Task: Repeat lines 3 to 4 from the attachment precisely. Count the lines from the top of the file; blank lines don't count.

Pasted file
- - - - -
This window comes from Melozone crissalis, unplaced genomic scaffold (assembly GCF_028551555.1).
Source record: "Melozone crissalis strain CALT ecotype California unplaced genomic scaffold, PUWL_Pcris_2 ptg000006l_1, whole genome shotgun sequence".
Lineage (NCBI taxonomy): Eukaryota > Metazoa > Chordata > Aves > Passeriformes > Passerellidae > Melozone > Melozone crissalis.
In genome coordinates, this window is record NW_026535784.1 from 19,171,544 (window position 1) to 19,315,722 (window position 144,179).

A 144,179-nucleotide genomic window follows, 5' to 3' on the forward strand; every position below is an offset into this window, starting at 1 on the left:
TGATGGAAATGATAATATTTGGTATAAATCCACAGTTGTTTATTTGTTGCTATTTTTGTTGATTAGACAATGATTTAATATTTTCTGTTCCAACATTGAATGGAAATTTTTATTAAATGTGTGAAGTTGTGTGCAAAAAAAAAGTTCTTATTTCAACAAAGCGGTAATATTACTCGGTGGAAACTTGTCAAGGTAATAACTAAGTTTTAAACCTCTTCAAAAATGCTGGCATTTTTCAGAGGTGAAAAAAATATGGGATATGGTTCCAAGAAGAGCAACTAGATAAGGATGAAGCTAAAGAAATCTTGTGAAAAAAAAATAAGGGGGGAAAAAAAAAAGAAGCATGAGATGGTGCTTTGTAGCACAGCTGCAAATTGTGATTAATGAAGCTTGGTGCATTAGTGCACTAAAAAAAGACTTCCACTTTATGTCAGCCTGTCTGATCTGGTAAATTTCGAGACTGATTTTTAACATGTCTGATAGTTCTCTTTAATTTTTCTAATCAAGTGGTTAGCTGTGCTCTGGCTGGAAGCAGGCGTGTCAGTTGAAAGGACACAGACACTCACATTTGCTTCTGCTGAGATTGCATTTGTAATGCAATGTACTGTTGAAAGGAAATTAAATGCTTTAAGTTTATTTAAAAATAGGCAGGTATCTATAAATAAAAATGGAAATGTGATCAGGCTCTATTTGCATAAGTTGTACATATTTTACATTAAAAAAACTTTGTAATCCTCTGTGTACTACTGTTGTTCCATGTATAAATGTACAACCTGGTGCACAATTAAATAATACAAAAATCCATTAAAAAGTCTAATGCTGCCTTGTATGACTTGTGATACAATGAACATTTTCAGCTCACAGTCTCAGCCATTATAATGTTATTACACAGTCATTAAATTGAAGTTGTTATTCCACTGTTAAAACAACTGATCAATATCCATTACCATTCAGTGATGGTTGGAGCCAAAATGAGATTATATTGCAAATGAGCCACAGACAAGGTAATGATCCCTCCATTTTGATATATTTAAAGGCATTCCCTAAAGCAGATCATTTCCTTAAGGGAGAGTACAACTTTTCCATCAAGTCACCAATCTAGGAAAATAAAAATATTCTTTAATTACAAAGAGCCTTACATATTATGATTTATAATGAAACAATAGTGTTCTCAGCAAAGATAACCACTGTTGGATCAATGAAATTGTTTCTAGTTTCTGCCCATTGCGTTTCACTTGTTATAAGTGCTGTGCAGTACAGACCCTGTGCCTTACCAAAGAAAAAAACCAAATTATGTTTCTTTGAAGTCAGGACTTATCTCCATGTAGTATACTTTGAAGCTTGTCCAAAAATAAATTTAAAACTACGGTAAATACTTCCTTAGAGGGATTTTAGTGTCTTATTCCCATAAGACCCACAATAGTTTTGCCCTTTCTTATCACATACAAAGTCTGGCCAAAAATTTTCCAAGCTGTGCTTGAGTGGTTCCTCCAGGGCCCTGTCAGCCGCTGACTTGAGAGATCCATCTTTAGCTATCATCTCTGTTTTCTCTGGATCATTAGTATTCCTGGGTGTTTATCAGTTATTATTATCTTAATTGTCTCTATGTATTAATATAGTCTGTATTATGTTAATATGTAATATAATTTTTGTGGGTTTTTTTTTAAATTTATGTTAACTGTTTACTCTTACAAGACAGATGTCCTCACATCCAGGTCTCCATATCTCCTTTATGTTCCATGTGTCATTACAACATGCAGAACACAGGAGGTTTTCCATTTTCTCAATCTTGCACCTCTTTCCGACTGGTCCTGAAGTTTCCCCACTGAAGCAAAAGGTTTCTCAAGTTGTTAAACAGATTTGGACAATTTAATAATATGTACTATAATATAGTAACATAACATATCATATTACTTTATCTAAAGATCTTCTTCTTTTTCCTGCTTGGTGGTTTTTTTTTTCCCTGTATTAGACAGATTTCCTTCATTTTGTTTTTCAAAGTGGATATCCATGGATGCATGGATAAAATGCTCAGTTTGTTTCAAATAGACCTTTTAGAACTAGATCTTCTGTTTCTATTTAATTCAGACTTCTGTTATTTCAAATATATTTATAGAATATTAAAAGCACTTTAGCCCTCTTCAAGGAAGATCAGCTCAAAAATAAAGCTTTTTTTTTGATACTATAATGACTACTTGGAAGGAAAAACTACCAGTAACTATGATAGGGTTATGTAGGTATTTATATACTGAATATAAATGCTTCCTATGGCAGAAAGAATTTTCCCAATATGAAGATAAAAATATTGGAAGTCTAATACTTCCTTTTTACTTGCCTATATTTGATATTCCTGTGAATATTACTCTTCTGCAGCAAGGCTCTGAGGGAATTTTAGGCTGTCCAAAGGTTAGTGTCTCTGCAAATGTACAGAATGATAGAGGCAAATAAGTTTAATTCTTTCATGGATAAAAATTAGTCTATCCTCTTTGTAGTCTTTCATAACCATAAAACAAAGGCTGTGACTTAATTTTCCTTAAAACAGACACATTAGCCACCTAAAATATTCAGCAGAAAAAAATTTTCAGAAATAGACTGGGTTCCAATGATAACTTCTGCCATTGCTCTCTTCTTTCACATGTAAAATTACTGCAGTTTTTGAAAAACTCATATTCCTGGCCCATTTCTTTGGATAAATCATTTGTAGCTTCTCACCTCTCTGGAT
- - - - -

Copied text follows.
Lineage (NCBI taxonomy): Eukaryota > Metazoa > Chordata > Aves > Passeriformes > Passerellidae > Melozone > Melozone crissalis.
In genome coordinates, this window is record NW_026535784.1 from 19,171,544 (window position 1) to 19,315,722 (window position 144,179).